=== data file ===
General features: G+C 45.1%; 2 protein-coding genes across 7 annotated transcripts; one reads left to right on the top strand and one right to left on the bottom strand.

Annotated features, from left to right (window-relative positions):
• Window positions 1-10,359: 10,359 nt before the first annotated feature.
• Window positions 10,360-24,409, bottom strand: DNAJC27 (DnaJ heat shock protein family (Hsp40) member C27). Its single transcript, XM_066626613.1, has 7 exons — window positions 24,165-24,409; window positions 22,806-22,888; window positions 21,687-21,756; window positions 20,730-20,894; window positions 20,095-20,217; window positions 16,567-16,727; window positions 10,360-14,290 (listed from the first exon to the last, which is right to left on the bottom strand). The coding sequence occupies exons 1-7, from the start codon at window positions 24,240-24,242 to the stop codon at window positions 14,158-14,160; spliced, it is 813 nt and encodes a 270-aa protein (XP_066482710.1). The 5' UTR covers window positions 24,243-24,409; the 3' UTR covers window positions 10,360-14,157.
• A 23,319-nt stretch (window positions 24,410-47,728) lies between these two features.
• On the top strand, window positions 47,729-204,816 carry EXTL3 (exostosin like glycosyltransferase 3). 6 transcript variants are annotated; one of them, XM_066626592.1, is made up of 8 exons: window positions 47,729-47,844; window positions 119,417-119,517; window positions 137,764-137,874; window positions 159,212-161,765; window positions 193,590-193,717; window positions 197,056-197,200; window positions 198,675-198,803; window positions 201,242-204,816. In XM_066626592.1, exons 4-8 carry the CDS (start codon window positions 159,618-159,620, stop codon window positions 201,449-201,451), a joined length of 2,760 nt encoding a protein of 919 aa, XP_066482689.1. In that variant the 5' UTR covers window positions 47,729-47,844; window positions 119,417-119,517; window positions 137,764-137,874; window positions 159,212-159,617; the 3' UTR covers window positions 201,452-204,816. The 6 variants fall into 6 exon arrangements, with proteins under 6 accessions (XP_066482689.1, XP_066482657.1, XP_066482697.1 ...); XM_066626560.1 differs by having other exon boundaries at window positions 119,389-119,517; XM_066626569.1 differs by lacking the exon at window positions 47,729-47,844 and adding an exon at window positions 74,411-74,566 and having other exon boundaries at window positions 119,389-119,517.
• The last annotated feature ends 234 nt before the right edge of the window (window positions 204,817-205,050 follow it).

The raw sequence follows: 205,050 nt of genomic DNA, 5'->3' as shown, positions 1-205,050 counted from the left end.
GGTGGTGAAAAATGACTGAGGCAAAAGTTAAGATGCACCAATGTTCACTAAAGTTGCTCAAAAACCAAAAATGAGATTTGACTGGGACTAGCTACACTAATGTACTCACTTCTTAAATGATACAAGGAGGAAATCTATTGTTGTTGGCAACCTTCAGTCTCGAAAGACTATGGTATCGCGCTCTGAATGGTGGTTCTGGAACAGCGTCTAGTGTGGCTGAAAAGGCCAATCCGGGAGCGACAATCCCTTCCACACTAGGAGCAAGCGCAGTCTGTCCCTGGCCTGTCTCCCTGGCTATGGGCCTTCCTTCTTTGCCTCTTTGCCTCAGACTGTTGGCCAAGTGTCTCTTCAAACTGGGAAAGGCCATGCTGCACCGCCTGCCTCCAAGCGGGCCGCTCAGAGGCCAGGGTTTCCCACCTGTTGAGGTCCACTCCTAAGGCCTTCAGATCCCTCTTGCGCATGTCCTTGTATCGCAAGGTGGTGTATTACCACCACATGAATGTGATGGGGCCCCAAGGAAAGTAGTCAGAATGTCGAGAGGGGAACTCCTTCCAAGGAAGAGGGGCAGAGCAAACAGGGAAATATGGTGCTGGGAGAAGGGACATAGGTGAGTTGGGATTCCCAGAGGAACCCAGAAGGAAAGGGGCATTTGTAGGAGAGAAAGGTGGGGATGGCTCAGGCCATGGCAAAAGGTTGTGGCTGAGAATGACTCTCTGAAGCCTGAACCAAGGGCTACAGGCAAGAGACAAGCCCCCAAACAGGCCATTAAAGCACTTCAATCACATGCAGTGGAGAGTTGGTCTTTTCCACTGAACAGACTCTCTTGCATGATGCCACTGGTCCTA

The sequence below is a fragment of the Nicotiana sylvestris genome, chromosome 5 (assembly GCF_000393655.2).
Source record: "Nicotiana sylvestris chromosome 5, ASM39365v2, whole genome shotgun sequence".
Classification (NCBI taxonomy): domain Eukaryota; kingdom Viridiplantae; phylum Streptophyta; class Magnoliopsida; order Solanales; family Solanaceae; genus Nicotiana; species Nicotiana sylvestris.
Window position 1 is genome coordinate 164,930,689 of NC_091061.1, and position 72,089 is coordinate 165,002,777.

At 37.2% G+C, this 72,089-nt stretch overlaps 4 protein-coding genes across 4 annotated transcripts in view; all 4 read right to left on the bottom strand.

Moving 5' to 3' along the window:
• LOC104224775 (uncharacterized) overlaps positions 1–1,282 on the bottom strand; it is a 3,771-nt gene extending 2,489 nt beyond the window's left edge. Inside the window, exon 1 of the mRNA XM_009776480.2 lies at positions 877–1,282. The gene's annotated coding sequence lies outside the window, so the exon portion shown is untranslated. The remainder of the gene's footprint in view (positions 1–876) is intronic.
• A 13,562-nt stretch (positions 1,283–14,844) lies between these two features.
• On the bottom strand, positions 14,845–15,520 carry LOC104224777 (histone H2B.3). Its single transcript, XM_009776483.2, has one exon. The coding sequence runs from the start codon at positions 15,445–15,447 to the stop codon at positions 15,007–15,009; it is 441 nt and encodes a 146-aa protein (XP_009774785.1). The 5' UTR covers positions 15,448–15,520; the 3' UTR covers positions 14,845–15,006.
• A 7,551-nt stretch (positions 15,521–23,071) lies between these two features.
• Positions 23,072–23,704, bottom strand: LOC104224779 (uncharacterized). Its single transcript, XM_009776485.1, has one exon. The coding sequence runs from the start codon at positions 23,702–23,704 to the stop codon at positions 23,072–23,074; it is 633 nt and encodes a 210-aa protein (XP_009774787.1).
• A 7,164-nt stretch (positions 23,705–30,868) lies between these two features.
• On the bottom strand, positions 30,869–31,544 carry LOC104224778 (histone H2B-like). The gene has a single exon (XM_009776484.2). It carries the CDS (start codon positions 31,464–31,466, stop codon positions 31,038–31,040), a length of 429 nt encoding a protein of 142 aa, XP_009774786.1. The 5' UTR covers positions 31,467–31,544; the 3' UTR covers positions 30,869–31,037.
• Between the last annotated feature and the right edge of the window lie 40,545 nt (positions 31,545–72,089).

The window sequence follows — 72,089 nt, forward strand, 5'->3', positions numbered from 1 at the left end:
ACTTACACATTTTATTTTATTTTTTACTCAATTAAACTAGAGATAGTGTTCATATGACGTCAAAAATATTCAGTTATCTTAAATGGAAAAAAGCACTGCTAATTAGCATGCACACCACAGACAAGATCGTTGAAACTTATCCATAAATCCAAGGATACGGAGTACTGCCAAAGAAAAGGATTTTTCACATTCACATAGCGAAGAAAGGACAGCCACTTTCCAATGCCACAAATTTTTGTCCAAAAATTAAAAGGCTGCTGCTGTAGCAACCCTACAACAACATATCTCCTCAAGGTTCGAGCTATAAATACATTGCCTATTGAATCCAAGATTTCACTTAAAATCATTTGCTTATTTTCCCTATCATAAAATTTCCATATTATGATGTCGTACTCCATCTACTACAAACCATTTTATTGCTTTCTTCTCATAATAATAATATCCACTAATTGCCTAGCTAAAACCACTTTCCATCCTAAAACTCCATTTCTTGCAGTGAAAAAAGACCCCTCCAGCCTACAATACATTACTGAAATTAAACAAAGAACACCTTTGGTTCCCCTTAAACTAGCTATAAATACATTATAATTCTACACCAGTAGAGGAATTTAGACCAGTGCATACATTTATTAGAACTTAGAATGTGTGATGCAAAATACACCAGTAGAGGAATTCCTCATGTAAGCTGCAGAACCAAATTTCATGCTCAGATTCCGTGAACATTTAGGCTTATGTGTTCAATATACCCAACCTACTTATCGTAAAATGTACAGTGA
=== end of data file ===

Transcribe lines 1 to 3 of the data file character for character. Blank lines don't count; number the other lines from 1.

General features: G+C 45.1%; 2 protein-coding genes across 7 annotated transcripts; one reads left to right on the top strand and one right to left on the bottom strand.

Annotated features, from left to right (window-relative positions):
• Window positions 1-10,359: 10,359 nt before the first annotated feature.